Lederer appears to have reached only the "top of the Apalatean mountains," but gives reasons for supposing that "they are certainly in a great error who imagine that the continent of North America is but eight or ten days' journey over from the Atlantic to the Indian ocean." Sir William Talbot's volume is rare.
European explorers beginning in 1670 documented contacts with the piedmont Siouan tribes. In 1670, Dr. John Lederer visited a Saponi town near Charlotte Court House, an Occanneechee town near Clarksville, and then six other towns in piedmont North Carolina.
John Lederer's writings are an important source for the early history and mapping of the Southeast.
Lederer, a German-born physician, led three expeditions to explore the Blue Ridge Mountains and Carolina piedmont region in the hope of finding an easy route to Asia. (It was a common misconception that the Pacific was only a few days' march from the head of the James River.) Lederer scaled the Appalachian ranges, searching for passes through which traders and settlers might travel. Although he obviously did not see the Pacific Ocean in this area, he did return convinced that he had almost reached it.
After his third "march," he moved to Maryland, where he met Sir William Talbot, secretary of that colony and nephew of its proprietor, Lord Baltimore. Talbot translated Lederer's account from Latin into English and arranged to have the journal published in London.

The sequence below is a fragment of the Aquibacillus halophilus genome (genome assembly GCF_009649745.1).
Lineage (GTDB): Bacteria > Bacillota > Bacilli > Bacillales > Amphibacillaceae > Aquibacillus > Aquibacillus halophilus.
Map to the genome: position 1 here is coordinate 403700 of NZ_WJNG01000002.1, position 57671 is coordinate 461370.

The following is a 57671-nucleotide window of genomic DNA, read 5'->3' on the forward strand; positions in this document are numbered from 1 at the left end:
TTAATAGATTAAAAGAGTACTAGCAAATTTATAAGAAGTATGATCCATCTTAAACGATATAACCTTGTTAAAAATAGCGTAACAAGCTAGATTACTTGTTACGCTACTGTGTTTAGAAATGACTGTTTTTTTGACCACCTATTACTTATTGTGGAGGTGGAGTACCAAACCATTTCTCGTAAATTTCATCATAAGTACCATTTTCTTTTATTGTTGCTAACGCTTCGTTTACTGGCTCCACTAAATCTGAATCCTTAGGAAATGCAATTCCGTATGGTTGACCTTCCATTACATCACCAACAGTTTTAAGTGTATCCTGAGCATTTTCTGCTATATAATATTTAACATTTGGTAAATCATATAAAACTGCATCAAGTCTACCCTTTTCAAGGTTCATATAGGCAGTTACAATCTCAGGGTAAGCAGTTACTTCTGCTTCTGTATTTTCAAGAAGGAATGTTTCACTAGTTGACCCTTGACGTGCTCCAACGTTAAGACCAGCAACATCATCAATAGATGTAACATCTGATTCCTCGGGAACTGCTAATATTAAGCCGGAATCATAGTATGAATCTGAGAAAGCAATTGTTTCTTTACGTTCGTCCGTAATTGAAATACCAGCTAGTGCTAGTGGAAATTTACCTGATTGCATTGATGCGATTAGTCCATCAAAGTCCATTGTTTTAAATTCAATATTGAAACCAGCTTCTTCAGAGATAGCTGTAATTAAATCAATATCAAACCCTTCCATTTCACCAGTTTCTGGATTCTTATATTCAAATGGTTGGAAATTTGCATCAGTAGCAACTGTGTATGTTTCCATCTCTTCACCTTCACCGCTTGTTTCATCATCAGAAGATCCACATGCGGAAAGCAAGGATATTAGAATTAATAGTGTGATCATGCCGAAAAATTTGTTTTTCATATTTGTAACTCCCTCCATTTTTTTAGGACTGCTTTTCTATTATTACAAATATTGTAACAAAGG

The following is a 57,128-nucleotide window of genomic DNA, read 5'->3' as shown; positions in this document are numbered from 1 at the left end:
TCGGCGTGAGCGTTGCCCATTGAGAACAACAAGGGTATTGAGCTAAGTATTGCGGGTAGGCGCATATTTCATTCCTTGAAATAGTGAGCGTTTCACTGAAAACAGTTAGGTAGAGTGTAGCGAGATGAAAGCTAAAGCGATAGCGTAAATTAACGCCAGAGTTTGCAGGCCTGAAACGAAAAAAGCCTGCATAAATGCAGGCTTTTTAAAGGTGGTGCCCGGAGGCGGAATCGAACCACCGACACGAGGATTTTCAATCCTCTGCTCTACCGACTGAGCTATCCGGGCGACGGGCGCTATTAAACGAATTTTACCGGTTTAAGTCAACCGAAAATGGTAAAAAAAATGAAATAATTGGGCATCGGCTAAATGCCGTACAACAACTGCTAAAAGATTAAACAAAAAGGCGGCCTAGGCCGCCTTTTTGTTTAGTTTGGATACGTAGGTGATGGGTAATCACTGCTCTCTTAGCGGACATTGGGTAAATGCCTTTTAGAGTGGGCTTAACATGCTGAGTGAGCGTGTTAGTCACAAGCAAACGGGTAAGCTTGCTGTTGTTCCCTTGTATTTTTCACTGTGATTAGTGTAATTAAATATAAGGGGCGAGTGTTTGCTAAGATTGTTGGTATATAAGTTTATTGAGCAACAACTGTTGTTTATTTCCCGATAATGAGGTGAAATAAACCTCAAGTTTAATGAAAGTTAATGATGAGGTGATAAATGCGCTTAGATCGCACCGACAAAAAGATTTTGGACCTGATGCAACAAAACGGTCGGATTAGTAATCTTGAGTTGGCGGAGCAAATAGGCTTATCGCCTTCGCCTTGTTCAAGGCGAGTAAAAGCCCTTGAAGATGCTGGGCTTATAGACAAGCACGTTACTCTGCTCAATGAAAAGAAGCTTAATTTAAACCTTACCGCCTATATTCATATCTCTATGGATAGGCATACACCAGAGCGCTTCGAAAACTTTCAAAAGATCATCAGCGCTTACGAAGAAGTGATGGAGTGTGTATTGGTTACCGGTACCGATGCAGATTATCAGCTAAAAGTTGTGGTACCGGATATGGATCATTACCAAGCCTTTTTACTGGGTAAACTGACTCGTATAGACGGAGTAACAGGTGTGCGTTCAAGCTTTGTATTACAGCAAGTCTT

Lederer may or may not have been the first European to reach the Shenandoah Valley of Virginia, but he was the first to publish an account of his discoveries. He was an astute observer of Indian customs and beliefs, and his book was the first scientific report on the western portion of Virginia. His influential map provided new data about unknown areas, but it also contained several errors, most notably the "barren Sandy dessert" and a nonexistent lake in North Carolina that were often reproduced by other map makers.
Lederer's expeditions inspired other explorers searching for passes through the mountains, and they helped to develop the fur trade with the Catawba and Cherokee.
The first European who explored west of the Blue Ridge was not English but a German, Dr. John Lederer. He went on three expeditions to the Blue Ridge between 1669-1670. Lederer wrote an account of his three journeys to the Blue Ridge in Latin. From them, we know that by 1670 he had identified the major landforms and physiography of Virginia.
Evidently Lederer's discoveries were not honored by the English in Tidewater Virginia. His translator noted that Governor William Berkeley had authorized Lederer's travels, but that "our Traveller at his return, instead of Welcome and Applause, met nothing but Affronts and Reproaches..."
Lederer's traveling companion on his second trip, Major Harris, returned early while Lederer himself continued further west. Harris apparently disparaged the German, in order to increase his own reputation as an adventurer in Virginia... and probably assuming that Lederer would never return alive to contradict him.
The translator, Sir William Talbot, attributed this rejection to jealousy and embarrassment that a non-Englishman had been brave enough to explore the unknown. In addition to personal jealousy, the Tidewater landowners recognized that increasing the supply of tobacco-growing land west of the Fall Line would inevitably attract settlers. This would make it harder to obtain the labor needed for growing tobacco on existing lands in Tidewater, so the enthusiasm for western exploration may have been limited by the recognition that western settlement would create competition.